In better weather I would have taken off due right of the hotel on a walk past St Mawes Castle, with its perfect Tudor trefoil. The fortress was built for king Henry VIII in the mid-1500s to keep those pesky Catholic rulers of Europe at bay. Then via a grassy footpath beside the River Fal to the 14th-century church of St Just in Roseland and its slope of graves amid gunnera and palms. Tresanton has a cupboard of wellington boots for such outdoorsy purposes, the pairs divided into sizes and lined up like soldiers.
But it’s cold and misty and, like other guests, I linger over breakfast in the sea-facing dining room, with its creamy timber walls, mosaic floor and royal blue trimmings. A long breakfast is no chore, either, with the likes of smoked haddock and gruyere omelette on the menu. Olga is married to writer William Shawcross and ‘‘ if he’s here he rolls up his sleeves and gets stuck in, helping to serve breakfast’’ a regular guest tells me with a wink.
In the famously clear light of a Cornish summer, there’s sailing on Falmouth Bay aboard Tresanton’s 8m racing yacht Pinuccia, built in Italy in 1938, or from Easter to September hop aboard the hotel’s sleek speedboat with hamper to hand for a picnic across the bay. A ferry goes from St Mawes to Falmouth and the journey takes about 20 minutes; in summer there’s also a small ferry from St Mawes to the headland opposite, site of St Anthony’s lighthouse, the image used as Tresanton’s logo.
A hotel that appears this frightfully posh could be up itself but it’s not; there’s a friendly, fun atmosphere with no pressure to dine in the main restaurant, to dress up or be proper. Children are encouraged and catered for, with special menus and meal sittings and a games room and playhouse; a staff member is available to take little ones to the safe Tavern Beach in front of the hotel for crabbing and paddling in summer.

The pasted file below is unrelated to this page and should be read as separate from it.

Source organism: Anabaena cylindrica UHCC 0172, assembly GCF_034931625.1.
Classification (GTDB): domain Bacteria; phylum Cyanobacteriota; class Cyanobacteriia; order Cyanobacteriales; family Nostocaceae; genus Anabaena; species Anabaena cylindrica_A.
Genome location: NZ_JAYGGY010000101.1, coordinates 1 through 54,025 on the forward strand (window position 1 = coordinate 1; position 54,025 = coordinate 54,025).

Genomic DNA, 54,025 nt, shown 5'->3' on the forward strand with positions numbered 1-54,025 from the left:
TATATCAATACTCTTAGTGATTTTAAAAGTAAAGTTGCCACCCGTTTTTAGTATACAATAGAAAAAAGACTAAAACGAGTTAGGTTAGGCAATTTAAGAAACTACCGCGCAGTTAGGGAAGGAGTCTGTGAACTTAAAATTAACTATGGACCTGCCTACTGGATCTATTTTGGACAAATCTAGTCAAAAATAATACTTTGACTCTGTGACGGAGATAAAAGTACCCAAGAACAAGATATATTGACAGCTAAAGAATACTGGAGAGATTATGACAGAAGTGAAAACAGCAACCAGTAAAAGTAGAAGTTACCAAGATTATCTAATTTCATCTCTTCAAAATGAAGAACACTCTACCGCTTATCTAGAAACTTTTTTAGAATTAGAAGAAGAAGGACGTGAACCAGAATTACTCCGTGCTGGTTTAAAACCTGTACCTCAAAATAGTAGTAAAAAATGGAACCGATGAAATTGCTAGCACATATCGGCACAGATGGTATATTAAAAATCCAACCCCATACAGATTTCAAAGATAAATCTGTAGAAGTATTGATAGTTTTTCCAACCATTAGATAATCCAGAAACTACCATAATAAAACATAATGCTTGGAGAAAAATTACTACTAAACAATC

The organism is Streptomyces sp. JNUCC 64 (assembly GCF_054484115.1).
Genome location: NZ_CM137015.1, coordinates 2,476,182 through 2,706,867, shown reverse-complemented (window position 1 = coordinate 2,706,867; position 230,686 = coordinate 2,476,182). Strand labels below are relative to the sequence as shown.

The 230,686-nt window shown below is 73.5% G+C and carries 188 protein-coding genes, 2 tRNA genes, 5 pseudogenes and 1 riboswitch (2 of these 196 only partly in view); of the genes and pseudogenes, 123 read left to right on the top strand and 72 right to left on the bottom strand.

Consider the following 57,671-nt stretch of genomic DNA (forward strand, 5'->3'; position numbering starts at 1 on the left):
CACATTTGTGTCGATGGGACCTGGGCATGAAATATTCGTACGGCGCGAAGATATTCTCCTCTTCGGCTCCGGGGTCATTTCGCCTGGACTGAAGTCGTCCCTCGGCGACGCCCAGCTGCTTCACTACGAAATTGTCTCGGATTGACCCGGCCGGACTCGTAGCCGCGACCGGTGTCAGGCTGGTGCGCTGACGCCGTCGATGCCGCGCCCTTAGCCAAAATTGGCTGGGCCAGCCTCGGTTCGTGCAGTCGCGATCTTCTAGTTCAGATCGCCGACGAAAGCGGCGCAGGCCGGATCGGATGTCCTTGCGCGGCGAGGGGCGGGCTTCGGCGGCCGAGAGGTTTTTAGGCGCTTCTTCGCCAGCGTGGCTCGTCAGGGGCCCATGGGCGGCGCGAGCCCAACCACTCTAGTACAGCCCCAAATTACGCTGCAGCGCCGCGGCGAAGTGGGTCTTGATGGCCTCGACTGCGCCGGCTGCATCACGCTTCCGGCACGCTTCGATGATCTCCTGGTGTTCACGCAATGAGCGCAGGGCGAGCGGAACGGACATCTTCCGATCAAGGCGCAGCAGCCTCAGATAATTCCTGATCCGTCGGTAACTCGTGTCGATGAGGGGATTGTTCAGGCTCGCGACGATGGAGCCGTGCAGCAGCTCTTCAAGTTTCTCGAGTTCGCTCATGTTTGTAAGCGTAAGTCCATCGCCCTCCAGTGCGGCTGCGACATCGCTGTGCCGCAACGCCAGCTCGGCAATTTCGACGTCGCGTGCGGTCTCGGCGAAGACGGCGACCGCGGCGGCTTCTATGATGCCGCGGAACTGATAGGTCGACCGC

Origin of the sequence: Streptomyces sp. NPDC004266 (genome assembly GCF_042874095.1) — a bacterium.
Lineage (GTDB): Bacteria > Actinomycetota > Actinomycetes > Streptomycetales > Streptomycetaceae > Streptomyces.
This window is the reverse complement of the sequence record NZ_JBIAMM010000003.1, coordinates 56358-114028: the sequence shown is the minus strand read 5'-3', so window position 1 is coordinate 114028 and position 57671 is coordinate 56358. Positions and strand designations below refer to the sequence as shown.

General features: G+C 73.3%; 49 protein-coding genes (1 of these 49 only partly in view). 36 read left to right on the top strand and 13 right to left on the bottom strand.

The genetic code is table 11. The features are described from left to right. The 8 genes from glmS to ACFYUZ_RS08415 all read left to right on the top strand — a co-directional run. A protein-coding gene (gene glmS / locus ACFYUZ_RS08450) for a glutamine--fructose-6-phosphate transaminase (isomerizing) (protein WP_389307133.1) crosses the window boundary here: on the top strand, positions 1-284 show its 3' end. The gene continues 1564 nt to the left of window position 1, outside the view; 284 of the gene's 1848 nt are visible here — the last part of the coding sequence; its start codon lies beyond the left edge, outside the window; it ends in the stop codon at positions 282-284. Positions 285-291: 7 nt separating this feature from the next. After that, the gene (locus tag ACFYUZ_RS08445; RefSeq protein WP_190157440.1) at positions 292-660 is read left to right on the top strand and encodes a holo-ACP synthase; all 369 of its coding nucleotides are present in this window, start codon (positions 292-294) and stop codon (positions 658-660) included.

If the winds howl and the seagulls cough, it’s lovely to sit by the fire in the bar with beer-battered halibut and chips or local bangers and mash or succumb to a Cornish tea with the creamy works between 3.30pm and 5.30pm for a reasonable £8 ($16). There’s also a massage room for all the usual rubs and scrubs.
If you are a keen gardener, Cornwall is your green nirvana. Tresanton offers garden tours with Charles Fox, a member of the Fox family who created notable Cornish gardens such as Glendurgan on the Helford Passage. With a rental car at your disposal, you are within striking distance here of such Gulf Stream gardens as the Victorian valley landscapes of Trebath, the Lost Gardens of Heligan and the much-feted Eden Project. In February and March, there are magnolias and camellias, April and May are the months for spring bulbs and giant flowering rhododendrons, June and July bring hydrangeas and succulents.
During the course of my wanderings it occurs I have not seen masses of roses, as the peninsula appears to promote. Then I find ‘‘ ros’’ means heath or promontory and thus the name was born. Even without roses to stir romance, maybe great-great granddad Thomas wooed Elizabeth by the sea here and picked her a pretty little something from a garden. At least I like to think he did. Susan Kurosawa was a guest of Visit Britain and Singapore Airlines.
Train from London’s Paddington to St Austell takes four hours; taxi onwards to St Mawes takes about 30 minutes but it’s more streamlined to drive from London (about five hours). The dining room is open to non-guests. Lunch is £25 ($52) for two courses or £33 for three courses; dinner, £42 for three courses. Rooms from £190 a double, depending on the season; breakfast and VAT included. Tresanton also has a homewares and clothing shop, Onda, about five minutes’ walk from the hotel, beside the Victory Inn. More: www.tresanton.com; www.kiwicollection.com/property/hotel-tresanton. There is a lighthouse keeper’s cottage available for holiday rental at St Anthony’s. More: www.ruralretreats.co.uk. Tresanton’s sister property is Hotel Endsleigh on the edge of Dartmoor; it has a Sunday-to-Thursday special of £140 a person a night, inclusive of dinner, bed and breakfast, twin-share. More: www.hotelendsleigh.com. www.visitbritain.com.au www.visitcornwall.com www.singaporeair.com
Nautical character and bags of class:
Cornish tasty: The dining room at Tresanton